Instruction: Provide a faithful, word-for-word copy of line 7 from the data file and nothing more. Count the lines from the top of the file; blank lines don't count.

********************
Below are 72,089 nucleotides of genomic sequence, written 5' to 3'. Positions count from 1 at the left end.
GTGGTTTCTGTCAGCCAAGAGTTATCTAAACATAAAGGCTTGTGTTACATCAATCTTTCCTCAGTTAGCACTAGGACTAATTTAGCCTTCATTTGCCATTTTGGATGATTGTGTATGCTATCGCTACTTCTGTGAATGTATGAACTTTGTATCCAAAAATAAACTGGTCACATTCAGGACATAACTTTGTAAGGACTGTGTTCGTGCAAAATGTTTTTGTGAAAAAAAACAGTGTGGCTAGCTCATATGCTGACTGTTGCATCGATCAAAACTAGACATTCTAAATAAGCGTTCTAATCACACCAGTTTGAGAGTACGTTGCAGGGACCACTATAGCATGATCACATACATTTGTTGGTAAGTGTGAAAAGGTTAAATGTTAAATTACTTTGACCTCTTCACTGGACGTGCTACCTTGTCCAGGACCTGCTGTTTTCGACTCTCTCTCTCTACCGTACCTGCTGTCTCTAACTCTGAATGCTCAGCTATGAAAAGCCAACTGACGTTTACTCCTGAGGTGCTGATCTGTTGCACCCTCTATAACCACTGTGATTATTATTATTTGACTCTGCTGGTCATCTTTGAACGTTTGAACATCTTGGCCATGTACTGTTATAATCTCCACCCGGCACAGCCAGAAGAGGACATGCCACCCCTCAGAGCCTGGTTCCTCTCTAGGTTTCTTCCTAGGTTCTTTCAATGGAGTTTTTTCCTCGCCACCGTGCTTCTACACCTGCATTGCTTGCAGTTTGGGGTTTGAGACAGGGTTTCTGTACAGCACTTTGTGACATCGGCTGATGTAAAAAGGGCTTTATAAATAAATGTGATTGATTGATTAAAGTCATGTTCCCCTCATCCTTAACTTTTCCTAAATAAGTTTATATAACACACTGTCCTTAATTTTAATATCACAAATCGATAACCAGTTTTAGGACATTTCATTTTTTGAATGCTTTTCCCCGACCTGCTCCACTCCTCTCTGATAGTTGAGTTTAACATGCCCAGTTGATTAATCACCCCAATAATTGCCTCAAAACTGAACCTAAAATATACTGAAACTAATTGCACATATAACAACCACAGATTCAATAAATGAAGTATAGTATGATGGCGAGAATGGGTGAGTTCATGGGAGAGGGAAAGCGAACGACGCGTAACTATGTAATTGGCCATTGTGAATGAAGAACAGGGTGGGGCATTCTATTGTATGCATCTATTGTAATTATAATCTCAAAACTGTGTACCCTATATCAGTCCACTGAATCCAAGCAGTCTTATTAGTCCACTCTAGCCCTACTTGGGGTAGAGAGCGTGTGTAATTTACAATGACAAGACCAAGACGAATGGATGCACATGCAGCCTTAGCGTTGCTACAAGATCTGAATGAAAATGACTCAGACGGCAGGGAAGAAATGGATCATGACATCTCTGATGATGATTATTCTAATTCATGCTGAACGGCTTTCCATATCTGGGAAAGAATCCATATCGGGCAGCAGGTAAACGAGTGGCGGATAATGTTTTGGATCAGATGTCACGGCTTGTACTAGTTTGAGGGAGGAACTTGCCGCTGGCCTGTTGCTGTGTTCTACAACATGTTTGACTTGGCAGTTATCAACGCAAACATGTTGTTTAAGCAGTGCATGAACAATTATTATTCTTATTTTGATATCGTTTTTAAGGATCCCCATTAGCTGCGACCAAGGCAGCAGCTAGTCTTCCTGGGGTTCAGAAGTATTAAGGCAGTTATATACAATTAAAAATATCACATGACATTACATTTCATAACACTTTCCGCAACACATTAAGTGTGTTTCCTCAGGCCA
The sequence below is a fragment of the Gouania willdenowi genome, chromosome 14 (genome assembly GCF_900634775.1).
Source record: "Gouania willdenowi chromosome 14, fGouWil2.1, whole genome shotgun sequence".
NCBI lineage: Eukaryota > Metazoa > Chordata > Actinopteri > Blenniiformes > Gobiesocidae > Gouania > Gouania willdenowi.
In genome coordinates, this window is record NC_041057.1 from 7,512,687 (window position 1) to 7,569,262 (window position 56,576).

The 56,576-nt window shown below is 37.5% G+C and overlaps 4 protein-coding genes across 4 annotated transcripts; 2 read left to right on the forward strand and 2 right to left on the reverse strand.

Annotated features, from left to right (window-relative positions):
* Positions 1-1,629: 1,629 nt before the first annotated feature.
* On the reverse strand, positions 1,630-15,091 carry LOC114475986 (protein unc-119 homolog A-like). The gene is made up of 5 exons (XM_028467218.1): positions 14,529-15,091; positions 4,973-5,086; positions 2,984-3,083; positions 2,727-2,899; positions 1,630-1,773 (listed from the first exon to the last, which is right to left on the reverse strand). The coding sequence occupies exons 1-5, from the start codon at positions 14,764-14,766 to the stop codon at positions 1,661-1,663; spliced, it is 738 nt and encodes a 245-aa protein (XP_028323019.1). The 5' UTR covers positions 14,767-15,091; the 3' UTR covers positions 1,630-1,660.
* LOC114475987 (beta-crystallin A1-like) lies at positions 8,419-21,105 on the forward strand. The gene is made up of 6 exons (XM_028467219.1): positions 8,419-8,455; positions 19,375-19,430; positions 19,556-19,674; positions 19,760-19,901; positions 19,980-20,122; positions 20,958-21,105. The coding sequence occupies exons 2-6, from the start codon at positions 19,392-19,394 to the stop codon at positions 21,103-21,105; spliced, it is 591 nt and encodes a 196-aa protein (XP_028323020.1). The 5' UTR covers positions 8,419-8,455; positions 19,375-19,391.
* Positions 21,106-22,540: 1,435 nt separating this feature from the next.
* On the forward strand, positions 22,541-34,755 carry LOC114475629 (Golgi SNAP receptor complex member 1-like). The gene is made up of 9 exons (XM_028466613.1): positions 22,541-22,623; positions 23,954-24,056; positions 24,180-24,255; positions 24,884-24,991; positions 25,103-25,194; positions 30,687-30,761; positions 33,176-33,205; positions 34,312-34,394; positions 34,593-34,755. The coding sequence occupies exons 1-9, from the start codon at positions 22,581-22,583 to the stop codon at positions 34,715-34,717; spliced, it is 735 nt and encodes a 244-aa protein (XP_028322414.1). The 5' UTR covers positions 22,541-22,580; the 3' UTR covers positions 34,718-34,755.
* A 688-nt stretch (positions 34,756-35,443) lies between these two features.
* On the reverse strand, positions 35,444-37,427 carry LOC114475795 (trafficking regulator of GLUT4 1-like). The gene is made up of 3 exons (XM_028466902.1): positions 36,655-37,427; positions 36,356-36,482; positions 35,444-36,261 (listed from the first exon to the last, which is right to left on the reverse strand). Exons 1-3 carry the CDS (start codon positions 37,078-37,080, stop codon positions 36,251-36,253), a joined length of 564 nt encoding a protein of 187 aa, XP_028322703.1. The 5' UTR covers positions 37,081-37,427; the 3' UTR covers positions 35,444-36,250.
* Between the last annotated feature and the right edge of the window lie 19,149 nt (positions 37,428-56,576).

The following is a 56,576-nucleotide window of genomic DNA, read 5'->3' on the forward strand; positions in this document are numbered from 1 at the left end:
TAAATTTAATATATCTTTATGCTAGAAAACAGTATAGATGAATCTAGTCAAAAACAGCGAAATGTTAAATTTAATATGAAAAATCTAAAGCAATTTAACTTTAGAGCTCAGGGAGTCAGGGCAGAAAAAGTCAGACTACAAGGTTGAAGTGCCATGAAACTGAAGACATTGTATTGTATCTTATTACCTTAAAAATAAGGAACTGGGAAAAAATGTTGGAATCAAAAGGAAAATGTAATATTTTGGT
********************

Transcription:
The 56,576-nt window shown below is 37.5% G+C and overlaps 4 protein-coding genes across 4 annotated transcripts; 2 read left to right on the forward strand and 2 right to left on the reverse strand.